- Associated Press - Friday, July 14, 2017

CHEYENNE, Wyo. (AP) - State lawmakers voiced concern about ongoing drainage problems at the Wyoming State Penitentiary in Rawlins. But the official overseeing temporary repairs at the troubled facility assured them work is progressing, just more slowly than expected.

Lawmakers last year allocated $7 million for repairs while they try to figure out a long-term solution for the 16-year-old prison built on unstable soil.

Floors and walls have buckled and cracked. Full repairs would cost around $100 million while replacing the prison would cost $250 million to $300 million, the Wyoming Tribune Eagle reported (https://bit.ly/2urL19M).

It’s unlikely the prison will become uninhabitable, project manager Ian Catellier told the state Building Commission on Wednesday. “There are no concerns about occupying the building,” he said.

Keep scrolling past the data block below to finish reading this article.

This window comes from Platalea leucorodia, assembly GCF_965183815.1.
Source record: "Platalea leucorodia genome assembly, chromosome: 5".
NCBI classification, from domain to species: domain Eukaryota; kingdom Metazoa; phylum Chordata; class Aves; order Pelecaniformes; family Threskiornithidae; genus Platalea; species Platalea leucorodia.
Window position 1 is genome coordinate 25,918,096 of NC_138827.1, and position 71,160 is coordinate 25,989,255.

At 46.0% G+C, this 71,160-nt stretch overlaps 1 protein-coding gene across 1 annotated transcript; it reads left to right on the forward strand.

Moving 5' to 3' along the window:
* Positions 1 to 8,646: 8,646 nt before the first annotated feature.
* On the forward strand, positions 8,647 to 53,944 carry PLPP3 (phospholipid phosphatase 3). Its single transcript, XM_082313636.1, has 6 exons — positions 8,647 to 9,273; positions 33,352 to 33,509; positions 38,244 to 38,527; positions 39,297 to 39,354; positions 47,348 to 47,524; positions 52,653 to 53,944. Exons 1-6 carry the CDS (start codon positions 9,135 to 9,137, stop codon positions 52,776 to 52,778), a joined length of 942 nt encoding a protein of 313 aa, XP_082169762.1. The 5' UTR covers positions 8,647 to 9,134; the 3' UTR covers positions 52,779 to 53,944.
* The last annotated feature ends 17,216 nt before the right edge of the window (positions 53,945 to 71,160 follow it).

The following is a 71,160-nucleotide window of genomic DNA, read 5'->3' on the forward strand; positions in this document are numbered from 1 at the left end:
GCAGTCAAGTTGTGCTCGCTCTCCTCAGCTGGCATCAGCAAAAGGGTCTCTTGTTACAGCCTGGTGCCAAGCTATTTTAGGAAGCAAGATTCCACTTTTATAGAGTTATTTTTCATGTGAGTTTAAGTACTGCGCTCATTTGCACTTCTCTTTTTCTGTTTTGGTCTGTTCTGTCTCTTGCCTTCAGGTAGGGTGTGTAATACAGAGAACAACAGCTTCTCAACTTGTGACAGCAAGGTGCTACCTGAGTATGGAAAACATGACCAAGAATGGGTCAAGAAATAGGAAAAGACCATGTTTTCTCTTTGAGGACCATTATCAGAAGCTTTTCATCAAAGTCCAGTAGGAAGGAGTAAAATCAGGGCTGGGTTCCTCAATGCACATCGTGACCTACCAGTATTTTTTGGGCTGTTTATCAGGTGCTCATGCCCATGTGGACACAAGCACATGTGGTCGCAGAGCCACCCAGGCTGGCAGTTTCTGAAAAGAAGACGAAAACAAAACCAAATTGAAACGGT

Still, the ongoing drainage problem concerned Senate President Eli Bebout of Riverton, who asked Catellier what was being done to keep water out of the building.

“When I was there last time, you could see where water would run right into the building,” Bebout said. “We saw that last year, and you still have water up to the building?”

Soil conditions have led to areas that expand or contract when moisture is introduced, usually by rain and melting snow, Catellier said.

“I think you could say the soil conditions would be better if they were kept dry,” he said. “Moisture has a large effect on the particular soils in this area.”

Work to address the drainage issues has been done and more will take place before winter. Other work will have to wait until next year.

Gov. Matt Mead asked why some of the work was taking so long.

Public processes and precautionary measures to ensure the work was done correctly were likely to blame, Catellier said.


Information from: Wyoming Tribune Eagle, https://www.wyomingnews.com

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